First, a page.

Picture this scenario. A pair of helicopter parents sits around the kitchen table discussing new year’s resolutions. They may be overweight. They could be closet smokers, caffeine junkies, or worse. Regardless, it’s doubtful the resolutions these parents are planning have anything to do with bettering themselves.
The chief objective of helicopter parents is not to achieve a personal goal of their own, but to mold their children into some vision of grandeur—however unrealistic, unlikely, or downright unobtainable that vision may be. Bearing this in mind, I’ve got an idea for a new year’s resolution that might seem frighteningly radical to hover parents, but that could actually make the entire family more balanced, happy and, ultimately, successful at their individual pursuits.
Here’s the plan. Helicopter parents would commit to spending a percentage of time on themselves—time normally spend supporting the quote-un-quote aspirations of their children. That means parents who normally hang around, or rather hover, at baseball/dance/music/soccer/swimming or (fill in the blank) practice for upwards of three or more hours at a clip, absorbing their kid’s every movement, would have to do something else instead. Taking up knitting while watching practice doesn’t count. They must leave the premises altogether.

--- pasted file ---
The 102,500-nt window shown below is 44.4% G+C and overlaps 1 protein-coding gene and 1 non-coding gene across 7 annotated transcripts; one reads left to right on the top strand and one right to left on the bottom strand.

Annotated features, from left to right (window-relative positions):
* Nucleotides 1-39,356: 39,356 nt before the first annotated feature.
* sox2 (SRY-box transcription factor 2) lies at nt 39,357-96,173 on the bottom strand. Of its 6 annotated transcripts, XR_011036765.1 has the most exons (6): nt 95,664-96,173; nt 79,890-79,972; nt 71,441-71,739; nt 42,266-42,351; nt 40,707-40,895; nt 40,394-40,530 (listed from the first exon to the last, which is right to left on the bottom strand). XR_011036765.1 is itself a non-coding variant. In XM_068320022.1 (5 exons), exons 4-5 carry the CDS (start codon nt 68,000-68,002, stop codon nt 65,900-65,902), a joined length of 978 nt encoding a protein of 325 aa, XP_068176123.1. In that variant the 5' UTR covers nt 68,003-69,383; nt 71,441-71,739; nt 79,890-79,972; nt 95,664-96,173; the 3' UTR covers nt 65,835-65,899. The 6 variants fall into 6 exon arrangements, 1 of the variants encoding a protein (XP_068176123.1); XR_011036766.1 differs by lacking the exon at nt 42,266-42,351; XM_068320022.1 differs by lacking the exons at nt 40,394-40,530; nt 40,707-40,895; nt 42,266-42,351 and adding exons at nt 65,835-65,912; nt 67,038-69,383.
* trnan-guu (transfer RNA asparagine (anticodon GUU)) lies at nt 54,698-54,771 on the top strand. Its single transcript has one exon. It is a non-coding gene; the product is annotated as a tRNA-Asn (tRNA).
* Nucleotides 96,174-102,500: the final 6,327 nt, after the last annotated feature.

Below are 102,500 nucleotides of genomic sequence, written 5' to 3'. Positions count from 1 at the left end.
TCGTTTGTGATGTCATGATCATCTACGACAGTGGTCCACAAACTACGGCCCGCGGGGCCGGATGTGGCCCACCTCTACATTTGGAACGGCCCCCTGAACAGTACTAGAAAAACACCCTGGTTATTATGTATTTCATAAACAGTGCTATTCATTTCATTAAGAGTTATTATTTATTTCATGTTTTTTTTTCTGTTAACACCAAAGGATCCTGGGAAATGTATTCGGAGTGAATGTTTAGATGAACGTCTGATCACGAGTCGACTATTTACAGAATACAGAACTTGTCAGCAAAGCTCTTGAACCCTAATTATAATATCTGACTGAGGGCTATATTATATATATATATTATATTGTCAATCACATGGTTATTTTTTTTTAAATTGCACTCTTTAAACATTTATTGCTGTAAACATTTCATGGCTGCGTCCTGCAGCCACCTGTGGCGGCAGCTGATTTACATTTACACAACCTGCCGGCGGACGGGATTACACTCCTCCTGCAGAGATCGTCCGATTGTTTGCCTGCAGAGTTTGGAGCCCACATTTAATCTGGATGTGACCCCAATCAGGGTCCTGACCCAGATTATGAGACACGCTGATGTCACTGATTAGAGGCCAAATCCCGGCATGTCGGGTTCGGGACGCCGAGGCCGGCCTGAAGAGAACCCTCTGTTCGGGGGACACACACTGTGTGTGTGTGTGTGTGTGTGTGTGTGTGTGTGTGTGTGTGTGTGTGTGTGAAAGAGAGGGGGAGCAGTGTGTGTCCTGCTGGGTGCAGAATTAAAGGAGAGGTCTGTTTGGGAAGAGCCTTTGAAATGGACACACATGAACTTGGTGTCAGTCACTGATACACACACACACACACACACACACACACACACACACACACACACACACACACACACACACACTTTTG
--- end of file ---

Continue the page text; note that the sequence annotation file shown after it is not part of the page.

The opportunities this would present to parents are endless. Mom could drop the baby fat she’s never gotten around to losing because she couldn’t bear to leave Jonny or Jane with a babysitter. She could take a class on an esoteric subject, say, Greek mythology, that has always fascinated her, or pick up a new hobby. Or, Mom and dad could do it together, perhaps rekindling that old spark for each other that blew out when they started putting all their energy into their budding prodigy. And, finally, they could give their kid a little breathing room.
This novel concept could prevent helicopter parents from the embarrassing fate that befell Aubrey Ireland’s parents. The 21-year-old student at College-Conservatory of Music at the University of Cincinnati could no longer bear the obsessive hovering of her parents that had been steadily choking her for years. Her parents thought nothing of driving 600 miles from Kansas to Ohio to pop in on her unannounced at school. Upon arriving for their visit, they’d berate her with nasty accusations from drug use to mental illness, according to a December 28, 2012 article on the subject in the Huffington Post.
Finally, Ireland placed a restraining order against her parents. The court sided with her. Now, her parents have no choice but to respect her wishes for some space. Until September 2013, Ireland’s parents must avoid all contact with their daughter and keep a distance of 500 feet from her at all times.
It’s a sad result of an exaggerated case of helicopter parenting. But maybe if Ireland’s parents had considered taking up my new year’s resolution, the situation wouldn’t have escalated as it did. So, if you know anyone who would benefit from the resolution, go ahead and suggest it to them. It just might salvage their entire family.
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